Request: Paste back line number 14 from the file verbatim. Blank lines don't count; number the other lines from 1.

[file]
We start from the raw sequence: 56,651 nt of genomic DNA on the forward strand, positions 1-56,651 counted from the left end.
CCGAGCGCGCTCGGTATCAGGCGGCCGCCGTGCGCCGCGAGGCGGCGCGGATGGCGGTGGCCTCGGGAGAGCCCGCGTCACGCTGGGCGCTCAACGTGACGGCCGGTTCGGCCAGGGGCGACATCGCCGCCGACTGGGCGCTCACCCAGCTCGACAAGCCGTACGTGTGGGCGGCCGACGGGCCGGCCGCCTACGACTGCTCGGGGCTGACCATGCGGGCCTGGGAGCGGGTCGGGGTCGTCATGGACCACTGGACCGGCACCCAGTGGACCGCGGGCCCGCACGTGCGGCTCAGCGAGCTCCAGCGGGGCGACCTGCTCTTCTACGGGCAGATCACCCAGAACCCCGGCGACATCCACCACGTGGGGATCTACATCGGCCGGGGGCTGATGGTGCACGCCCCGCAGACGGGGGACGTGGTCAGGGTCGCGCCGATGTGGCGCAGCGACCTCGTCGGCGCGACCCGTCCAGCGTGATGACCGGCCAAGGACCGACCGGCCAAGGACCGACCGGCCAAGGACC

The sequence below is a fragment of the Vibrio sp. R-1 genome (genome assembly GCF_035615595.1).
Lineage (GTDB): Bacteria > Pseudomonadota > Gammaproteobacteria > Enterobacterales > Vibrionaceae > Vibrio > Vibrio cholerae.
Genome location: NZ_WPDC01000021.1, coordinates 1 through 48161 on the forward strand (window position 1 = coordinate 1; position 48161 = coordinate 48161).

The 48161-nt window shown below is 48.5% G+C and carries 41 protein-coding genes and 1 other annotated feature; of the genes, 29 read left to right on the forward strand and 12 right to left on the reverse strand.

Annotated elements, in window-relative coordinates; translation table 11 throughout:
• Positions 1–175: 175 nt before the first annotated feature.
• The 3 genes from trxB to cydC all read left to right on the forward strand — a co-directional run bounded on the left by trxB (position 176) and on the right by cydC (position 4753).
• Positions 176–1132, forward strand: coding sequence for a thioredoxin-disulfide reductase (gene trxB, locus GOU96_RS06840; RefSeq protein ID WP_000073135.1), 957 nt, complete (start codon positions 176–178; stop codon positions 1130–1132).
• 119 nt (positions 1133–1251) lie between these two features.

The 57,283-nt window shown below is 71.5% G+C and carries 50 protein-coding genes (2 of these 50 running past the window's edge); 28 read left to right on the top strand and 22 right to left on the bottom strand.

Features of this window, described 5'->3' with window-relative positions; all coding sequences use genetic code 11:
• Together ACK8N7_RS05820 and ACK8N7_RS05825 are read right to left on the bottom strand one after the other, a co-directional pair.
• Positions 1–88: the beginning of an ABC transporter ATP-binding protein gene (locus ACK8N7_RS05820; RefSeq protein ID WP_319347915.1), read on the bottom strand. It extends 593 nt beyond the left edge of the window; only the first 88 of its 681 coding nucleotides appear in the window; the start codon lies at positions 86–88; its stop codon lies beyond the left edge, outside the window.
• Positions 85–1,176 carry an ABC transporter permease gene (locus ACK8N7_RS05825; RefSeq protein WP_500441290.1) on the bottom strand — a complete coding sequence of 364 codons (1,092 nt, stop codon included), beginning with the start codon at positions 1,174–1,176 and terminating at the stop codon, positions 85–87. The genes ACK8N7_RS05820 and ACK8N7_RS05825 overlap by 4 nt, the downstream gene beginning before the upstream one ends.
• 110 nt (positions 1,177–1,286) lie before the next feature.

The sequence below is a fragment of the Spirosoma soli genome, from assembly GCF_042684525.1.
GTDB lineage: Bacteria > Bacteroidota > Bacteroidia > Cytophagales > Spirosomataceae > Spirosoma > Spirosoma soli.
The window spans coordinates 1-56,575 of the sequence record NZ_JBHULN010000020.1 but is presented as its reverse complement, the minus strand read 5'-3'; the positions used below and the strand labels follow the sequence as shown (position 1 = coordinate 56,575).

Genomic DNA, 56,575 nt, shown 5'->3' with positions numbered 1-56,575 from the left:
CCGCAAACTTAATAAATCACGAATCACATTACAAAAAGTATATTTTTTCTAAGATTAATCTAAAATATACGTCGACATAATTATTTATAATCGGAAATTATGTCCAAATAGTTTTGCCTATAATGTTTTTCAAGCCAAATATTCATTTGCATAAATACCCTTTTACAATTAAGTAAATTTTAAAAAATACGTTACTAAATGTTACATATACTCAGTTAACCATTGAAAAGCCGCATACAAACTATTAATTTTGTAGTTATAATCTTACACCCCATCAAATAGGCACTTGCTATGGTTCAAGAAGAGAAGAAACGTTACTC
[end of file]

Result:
• Together ACK8N7_RS05820 and ACK8N7_RS05825 are read right to left on the bottom strand one after the other, a co-directional pair.